Bulgarian citizens living in Turkey submit votes

Bulgarian citizens living in Turkey submit votes

Bulgarian citizens living in Turkey submit votes

Bulgarian citizens living in Turkey vote in several cities. They can only cast their votes for the presidential election, not for local elections. AA photo.

Bulgarian citizens living in Turkey voted in some Turkish cities and towns for the presidential election in Bulgaria yesterday.

Officials said Bulgarian citizens cast their votes at polling stations in cities including Ankara, Istanbul, İzmir, Antalya, Bursa and towns near the border including Babaeski, Büyükkarıştıran, Kapaklı, Muratlı, Saray. Bulgarian voters living in Turkey cannot cast their votes for local elections but only for the presidential election.

A Bulgarian citizen of Turkish origin was also among the candidates of presidential election. Sali Şaban, born in Kardzhali, Bulgaria, said he was the first Turk and Muslim candidate to run for presidency in Bulgaria. The candidate of Bulgaria’s ruling center-right party, Rosen Plevneliev, was favored to win in yesterdays’ presidential elections that test the government’s popularity and the EU country’s ability to overcome concerns about vote-buying and corruption.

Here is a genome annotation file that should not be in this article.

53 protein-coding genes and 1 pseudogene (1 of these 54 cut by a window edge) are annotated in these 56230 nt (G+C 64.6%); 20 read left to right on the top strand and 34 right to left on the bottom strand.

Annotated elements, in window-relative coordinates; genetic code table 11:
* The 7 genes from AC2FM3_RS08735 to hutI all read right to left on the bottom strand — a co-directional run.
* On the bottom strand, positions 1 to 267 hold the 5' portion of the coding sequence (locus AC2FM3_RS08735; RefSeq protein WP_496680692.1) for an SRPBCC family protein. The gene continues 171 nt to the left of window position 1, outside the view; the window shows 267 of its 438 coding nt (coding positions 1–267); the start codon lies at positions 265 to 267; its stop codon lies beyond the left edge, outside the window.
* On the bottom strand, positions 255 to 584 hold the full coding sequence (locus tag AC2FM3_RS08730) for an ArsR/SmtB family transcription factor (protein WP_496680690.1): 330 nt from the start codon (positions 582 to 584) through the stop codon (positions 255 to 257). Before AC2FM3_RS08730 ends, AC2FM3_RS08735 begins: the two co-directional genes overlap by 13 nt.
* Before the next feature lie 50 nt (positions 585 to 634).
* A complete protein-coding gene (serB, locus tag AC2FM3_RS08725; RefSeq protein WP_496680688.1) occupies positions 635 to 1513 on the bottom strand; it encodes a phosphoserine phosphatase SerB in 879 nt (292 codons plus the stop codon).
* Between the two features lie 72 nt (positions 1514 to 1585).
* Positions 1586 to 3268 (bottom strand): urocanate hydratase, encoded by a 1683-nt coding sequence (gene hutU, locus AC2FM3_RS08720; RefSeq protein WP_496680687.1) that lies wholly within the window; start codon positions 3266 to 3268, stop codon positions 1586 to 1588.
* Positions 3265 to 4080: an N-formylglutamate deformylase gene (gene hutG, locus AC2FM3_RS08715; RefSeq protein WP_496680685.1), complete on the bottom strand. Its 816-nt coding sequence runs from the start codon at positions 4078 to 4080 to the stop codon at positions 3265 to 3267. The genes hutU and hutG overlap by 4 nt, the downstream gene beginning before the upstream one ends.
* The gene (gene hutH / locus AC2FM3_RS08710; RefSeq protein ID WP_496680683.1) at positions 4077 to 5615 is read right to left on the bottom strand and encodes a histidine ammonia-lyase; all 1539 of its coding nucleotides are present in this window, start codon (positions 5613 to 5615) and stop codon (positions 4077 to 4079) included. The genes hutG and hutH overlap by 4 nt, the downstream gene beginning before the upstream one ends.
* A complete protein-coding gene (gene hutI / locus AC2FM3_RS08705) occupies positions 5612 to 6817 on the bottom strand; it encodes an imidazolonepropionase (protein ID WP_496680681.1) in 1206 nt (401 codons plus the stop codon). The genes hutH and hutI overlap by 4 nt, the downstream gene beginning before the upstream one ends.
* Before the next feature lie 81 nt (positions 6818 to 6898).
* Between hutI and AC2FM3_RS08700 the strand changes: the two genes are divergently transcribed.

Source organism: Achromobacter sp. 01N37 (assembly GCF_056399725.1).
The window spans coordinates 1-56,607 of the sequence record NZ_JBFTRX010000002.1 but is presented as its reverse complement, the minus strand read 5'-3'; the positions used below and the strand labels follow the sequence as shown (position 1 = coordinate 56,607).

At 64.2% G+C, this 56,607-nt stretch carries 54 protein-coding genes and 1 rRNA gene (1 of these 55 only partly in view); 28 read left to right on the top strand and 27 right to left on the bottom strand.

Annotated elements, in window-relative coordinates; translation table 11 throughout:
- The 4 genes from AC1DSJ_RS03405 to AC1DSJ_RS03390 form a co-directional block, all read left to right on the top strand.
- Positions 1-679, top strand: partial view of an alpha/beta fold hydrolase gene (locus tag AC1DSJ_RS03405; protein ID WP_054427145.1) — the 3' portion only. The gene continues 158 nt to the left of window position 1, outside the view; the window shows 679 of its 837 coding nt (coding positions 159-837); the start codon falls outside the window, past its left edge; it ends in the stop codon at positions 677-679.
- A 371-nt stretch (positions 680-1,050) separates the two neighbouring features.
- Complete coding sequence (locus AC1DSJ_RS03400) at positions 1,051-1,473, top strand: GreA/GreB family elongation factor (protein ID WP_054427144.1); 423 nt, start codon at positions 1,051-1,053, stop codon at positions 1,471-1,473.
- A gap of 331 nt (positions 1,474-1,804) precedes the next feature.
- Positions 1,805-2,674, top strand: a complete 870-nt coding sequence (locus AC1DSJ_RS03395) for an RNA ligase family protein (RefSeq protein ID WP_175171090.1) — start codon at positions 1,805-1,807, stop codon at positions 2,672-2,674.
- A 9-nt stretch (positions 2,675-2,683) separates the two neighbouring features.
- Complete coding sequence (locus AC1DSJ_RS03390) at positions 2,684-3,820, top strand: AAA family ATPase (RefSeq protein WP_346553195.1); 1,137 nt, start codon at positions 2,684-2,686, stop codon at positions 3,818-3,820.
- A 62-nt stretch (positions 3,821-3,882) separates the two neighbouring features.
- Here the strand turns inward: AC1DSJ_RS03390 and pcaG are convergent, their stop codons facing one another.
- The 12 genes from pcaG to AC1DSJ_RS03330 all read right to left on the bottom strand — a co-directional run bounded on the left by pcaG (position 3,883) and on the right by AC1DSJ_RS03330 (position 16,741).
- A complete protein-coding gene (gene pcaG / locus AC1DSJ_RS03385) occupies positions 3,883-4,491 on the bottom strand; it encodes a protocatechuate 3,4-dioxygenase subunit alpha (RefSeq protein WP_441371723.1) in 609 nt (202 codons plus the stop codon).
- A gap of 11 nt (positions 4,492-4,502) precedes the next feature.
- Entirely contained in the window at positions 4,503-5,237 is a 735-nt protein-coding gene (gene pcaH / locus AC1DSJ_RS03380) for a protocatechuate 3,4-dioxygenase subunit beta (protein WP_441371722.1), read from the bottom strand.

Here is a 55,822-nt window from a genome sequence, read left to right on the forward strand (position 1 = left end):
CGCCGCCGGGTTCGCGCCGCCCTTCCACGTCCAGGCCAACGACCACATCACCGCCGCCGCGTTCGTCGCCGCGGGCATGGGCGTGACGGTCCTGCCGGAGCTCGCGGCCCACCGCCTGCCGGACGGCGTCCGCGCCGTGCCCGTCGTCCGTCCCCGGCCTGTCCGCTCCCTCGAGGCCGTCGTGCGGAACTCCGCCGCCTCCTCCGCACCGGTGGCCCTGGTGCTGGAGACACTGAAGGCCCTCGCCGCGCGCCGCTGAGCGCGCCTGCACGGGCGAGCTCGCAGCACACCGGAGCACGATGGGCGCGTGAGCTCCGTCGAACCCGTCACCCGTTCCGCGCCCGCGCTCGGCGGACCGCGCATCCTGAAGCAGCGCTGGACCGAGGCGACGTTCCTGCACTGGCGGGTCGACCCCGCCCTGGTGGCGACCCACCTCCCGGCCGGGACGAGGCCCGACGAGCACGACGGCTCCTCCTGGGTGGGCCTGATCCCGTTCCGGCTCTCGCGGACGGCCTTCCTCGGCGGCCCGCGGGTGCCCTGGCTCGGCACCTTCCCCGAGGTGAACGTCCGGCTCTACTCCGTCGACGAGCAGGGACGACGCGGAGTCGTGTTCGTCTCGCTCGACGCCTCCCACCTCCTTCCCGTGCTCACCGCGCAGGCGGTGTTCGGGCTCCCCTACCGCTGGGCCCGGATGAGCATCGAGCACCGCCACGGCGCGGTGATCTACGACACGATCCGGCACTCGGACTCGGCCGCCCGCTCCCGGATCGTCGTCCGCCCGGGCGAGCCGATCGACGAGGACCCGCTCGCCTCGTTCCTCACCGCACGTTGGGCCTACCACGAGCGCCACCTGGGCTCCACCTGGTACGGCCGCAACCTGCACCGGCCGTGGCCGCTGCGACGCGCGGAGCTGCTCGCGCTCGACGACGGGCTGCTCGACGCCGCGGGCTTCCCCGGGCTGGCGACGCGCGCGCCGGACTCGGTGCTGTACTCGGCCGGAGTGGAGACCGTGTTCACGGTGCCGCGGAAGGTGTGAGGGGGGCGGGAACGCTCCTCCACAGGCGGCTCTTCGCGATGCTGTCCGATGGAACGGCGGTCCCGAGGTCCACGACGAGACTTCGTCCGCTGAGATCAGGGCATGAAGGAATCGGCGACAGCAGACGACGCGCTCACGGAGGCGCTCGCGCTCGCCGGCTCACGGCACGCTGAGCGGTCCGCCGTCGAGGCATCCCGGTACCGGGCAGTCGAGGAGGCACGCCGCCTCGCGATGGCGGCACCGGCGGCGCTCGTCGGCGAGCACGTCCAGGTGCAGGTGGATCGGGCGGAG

Voting was slow yesterday morning, with only 19 percent of the 6.9 million eligible voters casting their ballots by noon, the MBMD opinion research agency said. Bulgaria’s economic woes have been the key campaign issue, with the opposition accusing incumbents of stalling key reforms. The country will get a new president and heated mayoral battles are expected in many of the 264 municipalities.

Bulgaria’s current socialist president, Georgi Parvanov, has served two five-year terms and was barred from seeking re-election. Parvanov admitted he has not succeeded in his quest for national unification, and pointed out that the current campaign has gone too far in creating confrontations that should have been dealt with a long time ago in people’s minds.

Compiled from AA and AP stories by the Daily News staff.